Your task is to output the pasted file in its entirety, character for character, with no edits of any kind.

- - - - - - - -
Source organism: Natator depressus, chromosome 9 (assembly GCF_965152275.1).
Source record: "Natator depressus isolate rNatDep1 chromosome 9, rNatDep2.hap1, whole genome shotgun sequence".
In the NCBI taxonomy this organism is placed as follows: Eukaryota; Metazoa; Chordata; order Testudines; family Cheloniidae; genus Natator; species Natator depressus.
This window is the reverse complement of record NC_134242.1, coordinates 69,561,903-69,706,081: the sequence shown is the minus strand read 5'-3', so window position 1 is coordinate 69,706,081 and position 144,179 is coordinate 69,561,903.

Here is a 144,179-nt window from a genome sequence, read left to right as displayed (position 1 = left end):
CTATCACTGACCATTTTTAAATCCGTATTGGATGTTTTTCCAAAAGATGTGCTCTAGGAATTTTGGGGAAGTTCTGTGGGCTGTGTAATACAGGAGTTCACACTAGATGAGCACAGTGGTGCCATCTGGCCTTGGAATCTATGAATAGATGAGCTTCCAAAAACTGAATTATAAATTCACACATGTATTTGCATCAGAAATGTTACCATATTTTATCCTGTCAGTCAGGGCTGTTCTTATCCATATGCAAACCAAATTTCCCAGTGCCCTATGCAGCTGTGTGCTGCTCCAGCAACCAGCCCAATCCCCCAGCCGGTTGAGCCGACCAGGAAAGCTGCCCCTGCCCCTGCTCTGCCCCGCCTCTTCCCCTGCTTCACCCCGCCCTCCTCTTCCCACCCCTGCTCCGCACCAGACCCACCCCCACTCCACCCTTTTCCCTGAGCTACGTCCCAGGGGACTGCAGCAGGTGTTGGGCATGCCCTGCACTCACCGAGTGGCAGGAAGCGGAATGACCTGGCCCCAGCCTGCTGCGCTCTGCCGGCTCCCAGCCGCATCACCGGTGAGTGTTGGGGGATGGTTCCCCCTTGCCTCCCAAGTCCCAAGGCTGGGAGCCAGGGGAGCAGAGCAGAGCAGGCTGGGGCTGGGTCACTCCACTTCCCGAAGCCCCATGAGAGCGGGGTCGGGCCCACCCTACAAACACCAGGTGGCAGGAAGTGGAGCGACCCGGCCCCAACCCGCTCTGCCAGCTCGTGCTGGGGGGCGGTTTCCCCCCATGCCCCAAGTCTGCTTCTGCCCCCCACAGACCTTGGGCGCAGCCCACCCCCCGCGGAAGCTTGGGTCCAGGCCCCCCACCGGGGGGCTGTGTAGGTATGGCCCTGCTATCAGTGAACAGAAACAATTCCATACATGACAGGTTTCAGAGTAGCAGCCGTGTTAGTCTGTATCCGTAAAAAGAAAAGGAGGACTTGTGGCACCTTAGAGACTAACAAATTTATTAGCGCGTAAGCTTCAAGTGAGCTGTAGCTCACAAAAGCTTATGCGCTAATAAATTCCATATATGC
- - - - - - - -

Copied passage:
Source organism: Natator depressus, chromosome 9 (assembly GCF_965152275.1).
Source record: "Natator depressus isolate rNatDep1 chromosome 9, rNatDep2.hap1, whole genome shotgun sequence".
In the NCBI taxonomy this organism is placed as follows: Eukaryota; Metazoa; Chordata; order Testudines; family Cheloniidae; genus Natator; species Natator depressus.
This window is the reverse complement of record NC_134242.1, coordinates 69,561,903-69,706,081: the sequence shown is the minus strand read 5'-3', so window position 1 is coordinate 69,706,081 and position 144,179 is coordinate 69,561,903.

Here is a 144,179-nt window from a genome sequence, read left to right as displayed (position 1 = left end):
CTATCACTGACCATTTTTAAATCCGTATTGGATGTTTTTCCAAAAGATGTGCTCTAGGAATTTTGGGGAAGTTCTGTGGGCTGTGTAATACAGGAGTTCACACTAGATGAGCACAGTGGTGCCATCTGGCCTTGGAATCTATGAATAGATGAGCTTCCAAAAACTGAATTATAAATTCACACATGTATTTGCATCAGAAATGTTACCATATTTTATCCTGTCAGTCAGGGCTGTTCTTATCCATATGCAAACCAAATTTCCCAGTGCCCTATGCAGCTGTGTGCTGCTCCAGCAACCAGCCCAATCCCCCAGCCGGTTGAGCCGACCAGGAAAGCTGCCCCTGCCCCTGCTCTGCCCCGCCTCTTCCCCTGCTTCACCCCGCCCTCCTCTTCCCACCCCTGCTCCGCACCAGACCCACCCCCACTCCACCCTTTTCCCTGAGCTACGTCCCAGGGGACTGCAGCAGGTGTTGGGCATGCCCTGCACTCACCGAGTGGCAGGAAGCGGAATGACCTGGCCCCAGCCTGCTGCGCTCTGCCGGCTCCCAGCCGCATCACCGGTGAGTGTTGGGGGATGGTTCCCCCTTGCCTCCCAAGTCCCAAGGCTGGGAGCCAGGGGAGCAGAGCAGAGCAGGCTGGGGCTGGGTCACTCCACTTCCCGAAGCCCCATGAGAGCGGGGTCGGGCCCACCCTACAAACACCAGGTGGCAGGAAGTGGAGCGACCCGGCCCCAACCCGCTCTGCCAGCTCGTGCTGGGGGGCGGTTTCCCCCCATGCCCCAAGTCTGCTTCTGCCCCCCACAGACCTTGGGCGCAGCCCACCCCCCGCGGAAGCTTGGGTCCAGGCCCCCCACCGGGGGGCTGTGTAGGTATGGCCCTGCTATCAGTGAACAGAAACAATTCCATACATGACAGGTTTCAGAGTAGCAGCCGTGTTAGTCTGTATCCGTAAAAAGAAAAGGAGGACTTGTGGCACCTTAGAGACTAACAAATTTATTAGCGCGTAAGCTTCAAGTGAGCTGTAGCTCACAAAAGCTTATGCGCTAATAAATTCCATATATGC